When a crisis strikes employees can be your best defence
At some point an organisation will face reputational damage caused by a crisis. A crisis can come about as a result of a firm’s own actions, as we saw last year with Volkswagen, or alternatively through collective industry failure, and as observed during the banking crisis. A crisis can be prompted by association too – with the horse meat scandal of 2013 enveloping many organisations following the initial aftermath.
When the vultures are circling, managing and maintaining customer commitments while running a successful business is a tough ask. In such a situation it is easy to lose track of priorities very quickly. How an organisation responds to a crisis will have a significant impact on its future as it attempts to manage and communicate with a diverse multitude of stakeholders, all with different prioritises and agendas, while all being interlinked.
When a crisis lands most communications experts will inform their clients that they need to be humble and set a human tone. Organisations that are seen as faceless or fail to connect with society by setting this human tone are nearly always punished. Many investment banks that faced huge reputational challenges during the financial crisis, failed to express a sufficient degree of humility or show off their human side. Remember the infamous great Vampire Squid article from Rolling Stone?
So how does an organisation credibly establish a human tone while expressing believable humility? One such strategy, which is sometimes overlooked or shot down by lawyers, is to utilise those closest and those, that in most crisis situations, feel a natural tendency to defend the organisation in crisis; employees.
Society and wider societal influencers are frequently angry with corporates and ‘overpaid’ or ‘fat-cat’ management teams during crisis situations, but they rarely express anger towards those seen as committed employees. In fact, in many crisis situations effectively managed and committed employees can often become the hero and, as we all know, every good story needs a hero.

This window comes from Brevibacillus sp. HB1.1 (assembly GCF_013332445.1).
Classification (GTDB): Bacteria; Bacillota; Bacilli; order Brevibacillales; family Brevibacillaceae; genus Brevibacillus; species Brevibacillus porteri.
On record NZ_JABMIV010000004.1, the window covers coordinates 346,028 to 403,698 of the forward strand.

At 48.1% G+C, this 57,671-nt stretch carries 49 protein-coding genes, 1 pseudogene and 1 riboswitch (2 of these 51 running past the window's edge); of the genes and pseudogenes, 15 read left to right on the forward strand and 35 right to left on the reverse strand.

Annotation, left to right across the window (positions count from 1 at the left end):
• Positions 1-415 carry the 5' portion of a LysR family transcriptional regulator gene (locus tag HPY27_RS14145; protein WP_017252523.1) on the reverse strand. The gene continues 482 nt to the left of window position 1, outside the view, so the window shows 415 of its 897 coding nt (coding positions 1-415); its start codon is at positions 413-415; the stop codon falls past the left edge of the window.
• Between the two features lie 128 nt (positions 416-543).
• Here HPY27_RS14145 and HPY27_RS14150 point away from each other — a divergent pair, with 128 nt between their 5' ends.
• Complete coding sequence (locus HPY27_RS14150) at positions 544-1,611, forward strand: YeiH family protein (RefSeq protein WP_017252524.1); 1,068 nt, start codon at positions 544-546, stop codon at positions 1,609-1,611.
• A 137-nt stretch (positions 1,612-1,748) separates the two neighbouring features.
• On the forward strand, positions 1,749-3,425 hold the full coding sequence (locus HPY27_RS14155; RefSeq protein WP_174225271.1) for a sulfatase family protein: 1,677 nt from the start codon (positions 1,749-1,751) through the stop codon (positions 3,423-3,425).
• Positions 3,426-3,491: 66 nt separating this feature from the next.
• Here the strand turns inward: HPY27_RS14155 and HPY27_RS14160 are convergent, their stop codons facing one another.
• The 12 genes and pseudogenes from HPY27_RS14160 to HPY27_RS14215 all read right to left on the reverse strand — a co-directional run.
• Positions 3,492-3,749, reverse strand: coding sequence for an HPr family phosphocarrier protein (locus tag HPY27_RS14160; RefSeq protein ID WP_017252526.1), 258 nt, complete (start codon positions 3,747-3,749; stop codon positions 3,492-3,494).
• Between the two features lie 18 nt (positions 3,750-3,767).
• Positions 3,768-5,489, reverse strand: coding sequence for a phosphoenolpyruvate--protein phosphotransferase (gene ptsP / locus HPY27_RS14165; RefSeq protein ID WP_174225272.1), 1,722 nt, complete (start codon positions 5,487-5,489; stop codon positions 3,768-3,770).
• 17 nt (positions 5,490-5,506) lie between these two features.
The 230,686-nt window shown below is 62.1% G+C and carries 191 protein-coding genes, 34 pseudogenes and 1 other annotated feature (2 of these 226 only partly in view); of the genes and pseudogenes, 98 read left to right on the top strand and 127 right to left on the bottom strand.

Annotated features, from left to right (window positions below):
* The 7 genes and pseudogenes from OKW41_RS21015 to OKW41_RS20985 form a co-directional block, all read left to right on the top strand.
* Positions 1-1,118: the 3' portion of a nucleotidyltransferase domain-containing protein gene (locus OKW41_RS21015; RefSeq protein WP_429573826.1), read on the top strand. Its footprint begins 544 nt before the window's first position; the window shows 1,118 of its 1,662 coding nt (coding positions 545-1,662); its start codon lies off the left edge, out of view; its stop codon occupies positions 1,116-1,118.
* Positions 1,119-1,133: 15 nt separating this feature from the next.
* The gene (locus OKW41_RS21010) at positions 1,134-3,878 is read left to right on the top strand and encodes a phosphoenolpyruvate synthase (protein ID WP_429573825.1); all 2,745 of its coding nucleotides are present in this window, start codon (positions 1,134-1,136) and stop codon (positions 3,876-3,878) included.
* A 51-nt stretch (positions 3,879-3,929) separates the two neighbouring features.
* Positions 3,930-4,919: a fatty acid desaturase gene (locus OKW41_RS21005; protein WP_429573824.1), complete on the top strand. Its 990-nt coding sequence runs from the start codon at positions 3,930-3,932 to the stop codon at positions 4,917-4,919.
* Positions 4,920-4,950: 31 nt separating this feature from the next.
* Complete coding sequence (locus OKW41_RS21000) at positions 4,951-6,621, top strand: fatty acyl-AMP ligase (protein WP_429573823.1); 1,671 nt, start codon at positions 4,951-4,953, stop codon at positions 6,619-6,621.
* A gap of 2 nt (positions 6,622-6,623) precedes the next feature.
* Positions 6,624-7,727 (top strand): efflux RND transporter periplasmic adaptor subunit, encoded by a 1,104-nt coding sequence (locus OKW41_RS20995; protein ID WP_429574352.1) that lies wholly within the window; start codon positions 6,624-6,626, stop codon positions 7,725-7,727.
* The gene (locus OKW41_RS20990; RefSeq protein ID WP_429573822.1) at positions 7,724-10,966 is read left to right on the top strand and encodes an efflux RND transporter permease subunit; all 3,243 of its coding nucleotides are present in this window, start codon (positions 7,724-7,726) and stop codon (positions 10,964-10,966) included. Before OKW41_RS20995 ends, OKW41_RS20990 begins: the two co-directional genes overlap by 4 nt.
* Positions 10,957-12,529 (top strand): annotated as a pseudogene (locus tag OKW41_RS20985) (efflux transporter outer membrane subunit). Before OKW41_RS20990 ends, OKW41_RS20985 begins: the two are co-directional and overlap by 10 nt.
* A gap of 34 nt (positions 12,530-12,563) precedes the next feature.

Additionally, by placing employees at the forefront of proactive communications there is the potential positive knock-on effect of reducing management exposure, providing a degree of refuge in the storm, granting valuable extra time to allow management teams to focus on the issues at hand.
But simply passing communication responsibilities to employees without clearly defined lines of responsibility is a recipe for further problems. There is a need for a strategic approach, establish proactive communication themes beyond the crisis issue, and identify and train those employees that are to become external face of the organisations, most likely for the first time.
Done right, the impact is not to be underestimated and not just for an organisations external reputation. Utilising employees and their stories during a crisis has benefits for internal audiences, it builds a sense of belonging and camaraderie, and it’s far more believable than consuming such stories through internal channels that are of course considered to be unconsciously biased. Put simply, employees are far more likely to believe what they read about their company in the newspaper than if they were to read such an article on the company intranet page.
Some organisations have done it well, some are yet to make the jump and place the required level of faith in their employees. CNC experienced both sides and in the majority of cases we remain convinced that employees are an organisation’s best asset, especially when a crisis strikes.